Melasma produces dark brown patches of pigmentation on sun-exposed areas, usually the face.
Melasma tends to appear during pregnancy (mask of pregnancy) and in women who take oral contraceptives, although it can occur in anyone. The disorder is most common in sunny climates and in people of Latin or Asian origin.
Melasma produces irregular, patchy areas of dark color that are the same on both sides of the face. The pigmentation most often occurs in the center of the face and on the cheeks, forehead, upper lip, and nose. Sometimes people have the patches only on the sides of the face. Rarely, melasma appears on the forearms.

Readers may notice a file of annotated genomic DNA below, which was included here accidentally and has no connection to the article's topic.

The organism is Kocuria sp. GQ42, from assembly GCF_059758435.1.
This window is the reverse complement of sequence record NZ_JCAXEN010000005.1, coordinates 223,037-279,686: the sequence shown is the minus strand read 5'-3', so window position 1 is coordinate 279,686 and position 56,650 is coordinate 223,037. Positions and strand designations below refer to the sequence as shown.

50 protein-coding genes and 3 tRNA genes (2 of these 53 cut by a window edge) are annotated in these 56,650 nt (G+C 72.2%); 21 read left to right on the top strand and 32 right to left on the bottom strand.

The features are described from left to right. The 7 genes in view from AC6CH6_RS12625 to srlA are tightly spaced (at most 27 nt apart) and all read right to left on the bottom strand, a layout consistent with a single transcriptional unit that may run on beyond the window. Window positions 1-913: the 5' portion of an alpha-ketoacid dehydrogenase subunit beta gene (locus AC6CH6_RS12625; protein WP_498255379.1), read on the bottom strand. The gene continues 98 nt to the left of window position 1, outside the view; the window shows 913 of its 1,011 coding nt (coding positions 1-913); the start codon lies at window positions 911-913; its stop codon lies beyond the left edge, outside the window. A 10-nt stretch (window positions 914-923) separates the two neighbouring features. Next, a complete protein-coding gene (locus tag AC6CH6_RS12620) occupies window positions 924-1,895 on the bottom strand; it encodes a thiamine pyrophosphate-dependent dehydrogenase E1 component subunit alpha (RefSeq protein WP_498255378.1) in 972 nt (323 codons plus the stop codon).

The patches do not itch or hurt and are only of cosmetic significance.
Melasma usually fades after pregnancy or when an oral contraceptive is discontinued. People with melasma can use sunscreens on the dark patches and avoid sun exposure to prevent the condition from getting worse.